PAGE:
(gdb) detach

Debugging programs that spawn multiple children[edit | edit source]

  • set detach-on-fork off
  • see "all-stop" vs "non-stop" modes in the GDB documentation and their related settings

Embedding breakpoints in the source[edit | edit source]

On x86 platforms:

#define EMBEDDED_BREAKPOINT  asm volatile ("int3;")

Or a more elaborate one:

    asm("0:"                              \
        ".pushsection embed-breakpoints;" \
        ".quad 0b;"                       \

This will break into the debugger on hard to reach conditions:

    if (cpuload > 3.1416 && started > 111*MINS*AGO && whatever-dynamic-condition) 
References[edit | edit source]

Execute commands on breakpint[edit | edit source]

b bigFoot

Data breakpoints (watchpoints)[edit | edit source]

Watchpoints can be implemented either in software either in hardware if the CPU supports it. Typically on an Intel processor there are eight debug registers out of which only four can be used for hardware breakpoints and this limits the number of watchpoints system wide.

Install a condition on a hardware watchpoint so that only accesses are stopped that increase the value of the variable:

watch -location i
set var $prev = i
command $bpnum
if $prev < i
  printf "increase prev %d %d \n", $prev, i
  set var $prev = i
  printf "decrease prev %d %d \n", $prev, i
  set var $prev = i

Breakpoints conditional on caller[edit | edit source]

This requires gdb 7.9 or later, configured with python support:

(gdb) break funcA if $_caller_is("funcB")

The text user interface[edit | edit source]


GDB features a text user interface for code, disassembler and registers. For instance:

  • Ctrl-x 1 will show the code pane
  • Ctrl-x a will hide the TUI panes

None of the GUI interfaces to gdb (Qt Creator stands out for being intuitive and easy to use) can offer access to all of the gdb functionality.

curses gdb offers an improved TUI. A comprehensive list of debugger GUIs is available here.

Reverse debugging[edit | edit source]

As an example, reverse debugging is a functionality no GUI offers access to:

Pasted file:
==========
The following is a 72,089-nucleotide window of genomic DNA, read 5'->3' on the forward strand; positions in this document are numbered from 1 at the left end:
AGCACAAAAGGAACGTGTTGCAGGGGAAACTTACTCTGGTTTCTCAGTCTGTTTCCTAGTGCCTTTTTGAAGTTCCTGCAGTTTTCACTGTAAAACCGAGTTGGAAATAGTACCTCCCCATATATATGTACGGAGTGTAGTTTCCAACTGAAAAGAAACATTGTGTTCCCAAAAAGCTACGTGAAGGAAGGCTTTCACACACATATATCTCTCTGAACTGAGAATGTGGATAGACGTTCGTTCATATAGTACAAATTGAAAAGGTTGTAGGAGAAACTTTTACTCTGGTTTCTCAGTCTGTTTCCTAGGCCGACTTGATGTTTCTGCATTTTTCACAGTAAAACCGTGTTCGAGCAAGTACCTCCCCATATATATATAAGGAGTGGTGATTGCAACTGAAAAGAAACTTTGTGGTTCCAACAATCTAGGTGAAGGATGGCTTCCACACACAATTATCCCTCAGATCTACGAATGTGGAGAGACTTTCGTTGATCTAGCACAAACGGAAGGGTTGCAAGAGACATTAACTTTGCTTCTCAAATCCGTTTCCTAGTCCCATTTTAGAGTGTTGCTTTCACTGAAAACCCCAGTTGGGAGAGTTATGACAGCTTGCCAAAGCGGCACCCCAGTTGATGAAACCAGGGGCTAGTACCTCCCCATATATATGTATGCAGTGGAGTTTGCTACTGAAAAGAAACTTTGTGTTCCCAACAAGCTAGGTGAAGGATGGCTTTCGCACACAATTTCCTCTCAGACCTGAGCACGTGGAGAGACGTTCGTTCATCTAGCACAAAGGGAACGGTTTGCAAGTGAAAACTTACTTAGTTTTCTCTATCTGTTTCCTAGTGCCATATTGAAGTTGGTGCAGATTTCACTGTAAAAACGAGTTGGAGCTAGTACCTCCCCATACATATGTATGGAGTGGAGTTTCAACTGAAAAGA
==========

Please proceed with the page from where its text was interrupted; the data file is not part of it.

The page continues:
(gdb) l
1	/* 1 */ int var;
2	/* 2 */ int main (void) {
3	/* 3 */   int i; for (i=0;i<100;i++)
4	/* 4 */     var=i/10;
5	/* 5 */  return 0; }

(gdb) start
(gdb) record 
(gdb) adv 5
main () at history.c:5
5	/* 5 */  return 0; }

(gdb) watch var
Hardware watchpoint 2: var

(gdb) reverse-continue 
Hardware watchpoint 2: var

Old value = 9
New value = 8
0x00000000004004c3 in main () at history.c:4
4	/* 4 */     var=i/10;
(gdb) p i
$1 = 90

(gdb) reverse-continue 
Hardware watchpoint 2: var

Old value = 8
New value = 7
0x00000000004004c3 in main () at history.c:4
4	/* 4 */     var=i/10;

(gdb) p i
$2 = 80

See also

Register watch[edit | edit source]

You can watch registers. Note this will force the debugger to single step the debugged program and it will run very slowly:

(gdb) watch $ebp
References[edit | edit source]

.gdbinit[edit | edit source]

As a note, in upcoming gdb releases, .gdbinit will be replaced by gdb-gdb.gdb:

 ^   ^   ^
 |   |   |---- It's a gdb script.
 |   |         If it were Python this would be .py.
 |   |
 |   --------- "-gdb" is a gdb convention, it's the suffix added to a file
 |             for auxiliary support.
 |             E.g., gdb will auto-load (version elided)
 |             which contains the std c++ pretty-printers.
 ------------- This init script is for the program named "gdb".
               If this were for readelf the script would be named

C++ support[edit | edit source]

Canned gdb macros[edit | edit source]
Mangling[edit | edit source]

gdb might need a bit of guidance with C++11 binaries:

(gdb) set cp-abi gnu-v3
(gdb) set language c++
(gdb) maintenance demangle _ZNSt16nested_exceptionD2Ev
Templates[edit | edit source]

One can eventually use templight to debug and profile templates.

Getting the subclass from the base class pointer[edit | edit source]
(gdb) python print(x.type)
SuperClass *
(gdb) python print(x.dynamic_type)
SubClass *

References[edit | edit source]